Although numerous Space and Missile Defense Command/Army Forces Strategic Command Soldiers have earned various skill identifiers, some command Soldiers now have badges that are out of this world.
On March 19, the most recent six Soldiers of SMDC/ARSTRAT were awarded the Army Space Badge during a ceremony at the command’s Redstone Arsenal headquarters.
“Earning the Army Space Badge today is not an end, it’s a beginning,” said Col. Tom James, deputy director, Future Warfare Center, SMDC. “Officers, NCOs and Soldiers will see your badge, and ask you what it means and why it is important. You have to be ready to explain that meaning in ways that quickly and easily provide the importance of integrating satellite capabilities in support of Army operations.
“This only comes from staying sharp on your space knowledge and skills. You have to continue learning and expanding that knowledge base to be able to educate others. That is the burden that comes with the prestige of the Space Badge. Embrace it.”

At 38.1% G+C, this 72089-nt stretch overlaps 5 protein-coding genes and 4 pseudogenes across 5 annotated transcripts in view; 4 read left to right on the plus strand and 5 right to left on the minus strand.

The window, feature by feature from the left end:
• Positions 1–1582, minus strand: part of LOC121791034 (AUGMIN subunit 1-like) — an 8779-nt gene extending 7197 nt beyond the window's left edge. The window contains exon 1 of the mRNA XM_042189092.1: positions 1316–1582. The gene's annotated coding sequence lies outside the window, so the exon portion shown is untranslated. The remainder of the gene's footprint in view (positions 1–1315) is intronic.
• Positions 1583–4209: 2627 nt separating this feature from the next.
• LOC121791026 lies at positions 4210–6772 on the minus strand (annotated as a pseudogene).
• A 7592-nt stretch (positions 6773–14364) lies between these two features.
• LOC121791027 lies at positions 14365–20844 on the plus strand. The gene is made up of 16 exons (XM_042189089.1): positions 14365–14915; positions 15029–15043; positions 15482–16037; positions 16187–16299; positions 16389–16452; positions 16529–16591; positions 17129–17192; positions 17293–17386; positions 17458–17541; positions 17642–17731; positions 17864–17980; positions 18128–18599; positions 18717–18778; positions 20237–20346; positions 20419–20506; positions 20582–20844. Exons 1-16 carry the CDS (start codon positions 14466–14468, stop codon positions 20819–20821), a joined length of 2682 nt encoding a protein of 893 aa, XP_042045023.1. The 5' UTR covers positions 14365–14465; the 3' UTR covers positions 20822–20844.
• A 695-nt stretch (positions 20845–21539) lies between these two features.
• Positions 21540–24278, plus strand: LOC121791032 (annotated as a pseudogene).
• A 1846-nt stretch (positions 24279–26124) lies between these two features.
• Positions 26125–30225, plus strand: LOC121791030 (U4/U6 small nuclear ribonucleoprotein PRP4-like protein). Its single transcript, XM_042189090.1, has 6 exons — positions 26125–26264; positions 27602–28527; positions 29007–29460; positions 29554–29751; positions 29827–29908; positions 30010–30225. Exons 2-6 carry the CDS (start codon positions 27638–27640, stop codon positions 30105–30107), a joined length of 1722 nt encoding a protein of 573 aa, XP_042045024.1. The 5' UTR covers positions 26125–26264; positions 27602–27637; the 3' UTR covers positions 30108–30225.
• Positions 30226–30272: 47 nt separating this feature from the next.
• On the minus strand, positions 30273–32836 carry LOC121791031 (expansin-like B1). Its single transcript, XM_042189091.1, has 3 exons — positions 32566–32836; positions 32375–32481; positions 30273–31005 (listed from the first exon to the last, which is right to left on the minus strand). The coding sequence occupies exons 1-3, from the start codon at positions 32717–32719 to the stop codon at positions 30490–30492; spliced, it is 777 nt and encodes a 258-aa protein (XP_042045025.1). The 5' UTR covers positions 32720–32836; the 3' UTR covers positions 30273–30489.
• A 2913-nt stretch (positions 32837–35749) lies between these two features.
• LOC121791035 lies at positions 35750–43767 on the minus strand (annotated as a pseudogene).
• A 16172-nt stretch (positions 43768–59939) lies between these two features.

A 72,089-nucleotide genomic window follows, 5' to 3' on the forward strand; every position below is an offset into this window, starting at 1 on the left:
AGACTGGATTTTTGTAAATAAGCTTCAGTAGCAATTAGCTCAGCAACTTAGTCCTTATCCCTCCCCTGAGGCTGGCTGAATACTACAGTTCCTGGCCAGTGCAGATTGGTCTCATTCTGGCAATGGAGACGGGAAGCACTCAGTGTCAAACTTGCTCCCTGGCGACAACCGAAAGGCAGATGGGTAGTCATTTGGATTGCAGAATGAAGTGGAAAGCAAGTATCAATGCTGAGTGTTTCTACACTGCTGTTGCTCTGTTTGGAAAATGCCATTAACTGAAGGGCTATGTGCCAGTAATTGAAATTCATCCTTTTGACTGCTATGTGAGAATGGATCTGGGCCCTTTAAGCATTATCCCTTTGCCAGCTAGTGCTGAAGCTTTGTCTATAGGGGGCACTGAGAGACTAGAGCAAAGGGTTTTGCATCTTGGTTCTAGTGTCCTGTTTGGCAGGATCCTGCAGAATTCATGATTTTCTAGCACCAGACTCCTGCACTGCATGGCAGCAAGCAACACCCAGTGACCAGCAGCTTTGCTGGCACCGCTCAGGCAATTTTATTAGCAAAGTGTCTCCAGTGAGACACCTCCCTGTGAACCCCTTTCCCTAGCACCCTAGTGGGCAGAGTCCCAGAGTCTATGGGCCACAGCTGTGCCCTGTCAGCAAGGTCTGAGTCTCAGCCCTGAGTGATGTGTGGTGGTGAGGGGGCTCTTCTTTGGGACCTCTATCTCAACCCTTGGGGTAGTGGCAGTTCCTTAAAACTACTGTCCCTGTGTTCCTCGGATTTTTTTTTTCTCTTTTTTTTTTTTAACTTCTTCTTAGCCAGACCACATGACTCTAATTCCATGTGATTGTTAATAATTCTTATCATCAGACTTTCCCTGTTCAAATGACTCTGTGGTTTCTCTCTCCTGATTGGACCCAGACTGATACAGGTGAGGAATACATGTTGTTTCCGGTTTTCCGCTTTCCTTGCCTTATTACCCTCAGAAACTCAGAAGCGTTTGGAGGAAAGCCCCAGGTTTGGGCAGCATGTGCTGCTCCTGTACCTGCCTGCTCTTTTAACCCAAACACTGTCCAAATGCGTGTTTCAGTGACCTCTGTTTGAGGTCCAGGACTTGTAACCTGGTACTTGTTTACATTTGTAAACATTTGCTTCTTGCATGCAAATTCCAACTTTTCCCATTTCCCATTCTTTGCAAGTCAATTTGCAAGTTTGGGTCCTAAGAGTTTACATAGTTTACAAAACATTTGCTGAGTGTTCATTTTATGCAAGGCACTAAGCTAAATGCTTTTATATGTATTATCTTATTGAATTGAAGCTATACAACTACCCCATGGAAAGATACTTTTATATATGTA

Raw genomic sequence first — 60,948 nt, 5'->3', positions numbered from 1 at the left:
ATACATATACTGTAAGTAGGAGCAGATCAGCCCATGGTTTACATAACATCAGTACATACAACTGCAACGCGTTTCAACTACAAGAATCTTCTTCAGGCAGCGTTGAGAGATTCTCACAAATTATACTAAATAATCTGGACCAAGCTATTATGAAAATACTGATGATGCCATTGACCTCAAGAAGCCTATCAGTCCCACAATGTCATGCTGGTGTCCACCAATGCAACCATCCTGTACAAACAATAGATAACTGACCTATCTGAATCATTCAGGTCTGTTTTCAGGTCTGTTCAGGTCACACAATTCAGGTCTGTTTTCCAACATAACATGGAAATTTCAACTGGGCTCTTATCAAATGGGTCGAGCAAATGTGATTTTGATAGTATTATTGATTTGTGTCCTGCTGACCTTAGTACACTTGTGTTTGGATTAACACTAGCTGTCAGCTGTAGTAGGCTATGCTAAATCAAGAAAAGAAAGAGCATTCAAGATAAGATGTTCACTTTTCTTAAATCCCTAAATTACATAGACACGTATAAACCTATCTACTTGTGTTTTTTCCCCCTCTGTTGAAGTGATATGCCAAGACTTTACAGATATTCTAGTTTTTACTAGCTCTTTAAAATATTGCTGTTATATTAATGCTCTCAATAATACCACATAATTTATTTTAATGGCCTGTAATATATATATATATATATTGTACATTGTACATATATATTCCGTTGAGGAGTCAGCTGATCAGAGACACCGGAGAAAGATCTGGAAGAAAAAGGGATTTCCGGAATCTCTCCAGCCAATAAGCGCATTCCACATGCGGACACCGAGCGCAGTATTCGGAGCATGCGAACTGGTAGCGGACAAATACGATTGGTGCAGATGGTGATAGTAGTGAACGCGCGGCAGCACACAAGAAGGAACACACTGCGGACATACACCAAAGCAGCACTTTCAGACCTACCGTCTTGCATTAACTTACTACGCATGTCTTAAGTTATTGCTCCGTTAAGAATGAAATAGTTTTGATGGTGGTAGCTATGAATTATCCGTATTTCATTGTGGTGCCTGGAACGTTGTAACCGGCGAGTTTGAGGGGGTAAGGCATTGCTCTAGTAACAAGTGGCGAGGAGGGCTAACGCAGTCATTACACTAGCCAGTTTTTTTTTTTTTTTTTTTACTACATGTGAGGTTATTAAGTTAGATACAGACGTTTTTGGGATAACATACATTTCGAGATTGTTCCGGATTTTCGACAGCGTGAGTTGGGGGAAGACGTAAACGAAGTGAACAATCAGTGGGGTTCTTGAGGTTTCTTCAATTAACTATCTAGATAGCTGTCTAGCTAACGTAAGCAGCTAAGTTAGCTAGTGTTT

The Space Badge can be awarded to active Army, Army Reserve and National Guard Soldiers who successfully complete appropriate space-related training and attain the required Army space cadre experience. There are three levels of the Space Badge: basic, senior and master.
The required space cadre experience for active duty Soldiers is: Basic Space Badge, 12 months; Senior Space Badge, 48 months; and Master Space Badge, 84 months, and for Reserve and National Guard Soldiers: Basic Space Badge, 24 months; Senior Space Badge, 60 months; and Master Space Badge, 96 months.